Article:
A Berggruen Seminar Series was held on May 23, 2019 at the Peking University Book Store. The event, titled “Robots, Ukiyo-e and Apes: A Preliminary Approach to Cultural Diversity in Human-AI Relations,” thematically focused on approaching the concept of human-AI relations (HAR) from cultural and interdisciplinary perspectives.
The discussion was conducted by Dr. Osamu Sakura, Professor at the Interfaculty Initiative in Information Studies, University of Tokyo, Japan, and Principle Investigator of the Science, Technology and Society Team at the RIKEN Center for Advanced Intelligence Project.
Sakura prefaced his lecture as a mediation on the societal implications of the integration of robots, as well as the cultural and neuroscientific foundations behind its movements. He structured his talks into three main prongs: first, a discussion of the “Social Shaping of Technology,” second, the “Cultural Biases in Human-AI/robots Relations,” and finally, “Reflections in Human-nature Relations.”
In the first section on “Social Shaping of Technology,” Sakura posited the question of why culture was important in studying the interactions between emerging technology and human society. He asserted that the Ethical, Legal, and Social Implications framework (ELSI ) was insufficient because society could now influence the direction of technological development. In envisioning the impact of technology on society, Sakura believes cultural questions are key to predicting the trajectory of future technology, including mankind’s ethical and social position concerning robotics and AI.
Sakura also signaled hesitation towards adopting the general, Western philosophical understanding of humankind as inherently weak, citing Nick Bostrom’s Superintelligence: Paths, Dangers, Strategies. He believes the western portrayal of humanity as a weak species should not be the foundation for how humanity approaches HAR.
Sakura’s working hypothesis is that cultural biases will have salient impacts on HAR, and is in fact already reflected in modern compositions or representations of it. He also presented pictures of western celebrities and movies (such as Ex Machina) showcasing humans and robots interacting directly and on a face-to-face basis. Dr. Sakura proceeded to contrast the general face-to-face compositions of HAR in the west to Japanese depictions: he showed a photo of robotics engineer Hiroshi Ishiguro of Osaka University in a photo side-by-side with his robot “Geminoide.”
Dr. Sakura’s analysis of the differences between western and Japanese compositions of HAR is rooted in two artistic tools: the first is termed ‘Viewing Together,’ and the second, ‘Role of a Frame in Paintings.’ ‘Viewing together’ was coined by Japanese psychiatrist Osamu Kitayama, who found 30 percent of Japanese ukiyo-e paintings of mother and infant subjects gaze at a third object in tandem. Kitayama discovered that this technique is seldom utilized in western paintings, in which paintings from the 1400-1500s often depict the mother and child looking away in different directions.
Second, Sakura discussed the “Role of a Frame in Paintings” in both Japan and the west. He states that in western paintings, the frame of a painting establishes a microcosm that is independent from the outside; there is an emphasis on the aesthetics of completion as a complete portrait, in which the entire story or event is depicted within the frames. However, in Japanese ukiyo-e, the frame serves an aesthetics of continuity, in which events or figures continue outside the frame.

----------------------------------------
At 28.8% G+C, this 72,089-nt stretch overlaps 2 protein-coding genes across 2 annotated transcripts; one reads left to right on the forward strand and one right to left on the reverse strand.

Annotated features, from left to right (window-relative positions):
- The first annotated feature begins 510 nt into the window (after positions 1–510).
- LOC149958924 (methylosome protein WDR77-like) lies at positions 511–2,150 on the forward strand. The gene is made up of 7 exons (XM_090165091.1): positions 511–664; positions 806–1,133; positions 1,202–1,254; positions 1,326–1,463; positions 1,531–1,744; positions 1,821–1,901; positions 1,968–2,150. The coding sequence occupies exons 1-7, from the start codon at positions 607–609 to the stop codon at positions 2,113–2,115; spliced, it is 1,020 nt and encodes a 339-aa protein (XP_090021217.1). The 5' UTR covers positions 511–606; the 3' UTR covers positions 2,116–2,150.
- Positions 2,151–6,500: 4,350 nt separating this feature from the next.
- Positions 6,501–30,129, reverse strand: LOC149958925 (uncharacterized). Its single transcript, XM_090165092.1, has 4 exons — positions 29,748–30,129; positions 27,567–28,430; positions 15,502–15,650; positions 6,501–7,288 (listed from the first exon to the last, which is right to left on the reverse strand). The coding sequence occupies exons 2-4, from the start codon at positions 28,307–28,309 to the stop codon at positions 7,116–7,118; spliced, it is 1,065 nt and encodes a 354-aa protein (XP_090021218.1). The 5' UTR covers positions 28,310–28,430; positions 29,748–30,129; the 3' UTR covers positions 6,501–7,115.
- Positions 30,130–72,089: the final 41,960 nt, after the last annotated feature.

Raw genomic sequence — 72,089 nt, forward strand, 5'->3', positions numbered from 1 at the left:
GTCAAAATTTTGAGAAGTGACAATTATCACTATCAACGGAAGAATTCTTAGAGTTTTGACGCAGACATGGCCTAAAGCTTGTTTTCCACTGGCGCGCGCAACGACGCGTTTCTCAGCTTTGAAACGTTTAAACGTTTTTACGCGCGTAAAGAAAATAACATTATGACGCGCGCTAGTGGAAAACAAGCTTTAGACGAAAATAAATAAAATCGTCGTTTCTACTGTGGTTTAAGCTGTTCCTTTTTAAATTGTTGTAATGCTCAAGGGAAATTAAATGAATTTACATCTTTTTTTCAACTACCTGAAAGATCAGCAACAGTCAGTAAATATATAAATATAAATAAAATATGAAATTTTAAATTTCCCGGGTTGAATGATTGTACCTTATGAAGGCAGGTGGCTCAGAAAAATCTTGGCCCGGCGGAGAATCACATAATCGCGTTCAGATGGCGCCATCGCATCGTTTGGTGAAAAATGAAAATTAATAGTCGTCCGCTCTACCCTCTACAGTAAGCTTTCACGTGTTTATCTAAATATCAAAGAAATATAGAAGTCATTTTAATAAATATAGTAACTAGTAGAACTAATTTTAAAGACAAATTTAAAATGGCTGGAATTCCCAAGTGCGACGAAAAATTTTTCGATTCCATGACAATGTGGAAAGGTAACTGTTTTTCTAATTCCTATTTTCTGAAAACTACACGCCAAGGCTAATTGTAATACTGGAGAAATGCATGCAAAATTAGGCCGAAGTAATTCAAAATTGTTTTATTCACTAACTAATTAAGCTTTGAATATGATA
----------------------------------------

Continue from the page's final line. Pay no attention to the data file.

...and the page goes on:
Sakura asked the audience “How do both of these concepts affect our conceptualization of HAR?” He summarizes: in Japan, robots are depicted as partners, sharing in a triadic interaction, with each human and robot a subjective agent on equal footing. In the west, robots are portrayed with humans in a closed microcosm in which relations cannot be determined as either equal or ‘dominant-subordinate.’
In the third section of his lecture on “Reflections in Human-nature Relations,” Sakura returns to discussing the overall cultural implications of HAR through an analysis of artistic compositions across societies. He believes AI and robots may serve as a bridge between humans and pure machines. He articulates that the Japanese perception towards AI is very much rooted in the East Asian View to Nature (EAVN), in which East Asian cultures treat nature in a holistic, harmony oriented framework, ultimately with the view that humans should be considered part of nature.
Sakura concluded his lecture by disclosing that the nature of his work was preliminary and an oversimplification. He encouraged the audience to study similar models and theories, such as the Gaia Hypothesis (James Lovelock, 1972), Deep Ecology (Arne Naess, 1973), and Techno-animism (Anne Allison, 2006) to better refine their own understandings of HAR from a cultural perspective. Sakura believes there is great, untapped potential in this field, stating he was eager to conduct systematic surveys of public perceptions of AI/robots in East Asia to further mediate on the gaps in ELSI, and centralize on the parallelism between human-AI and human-primate relations.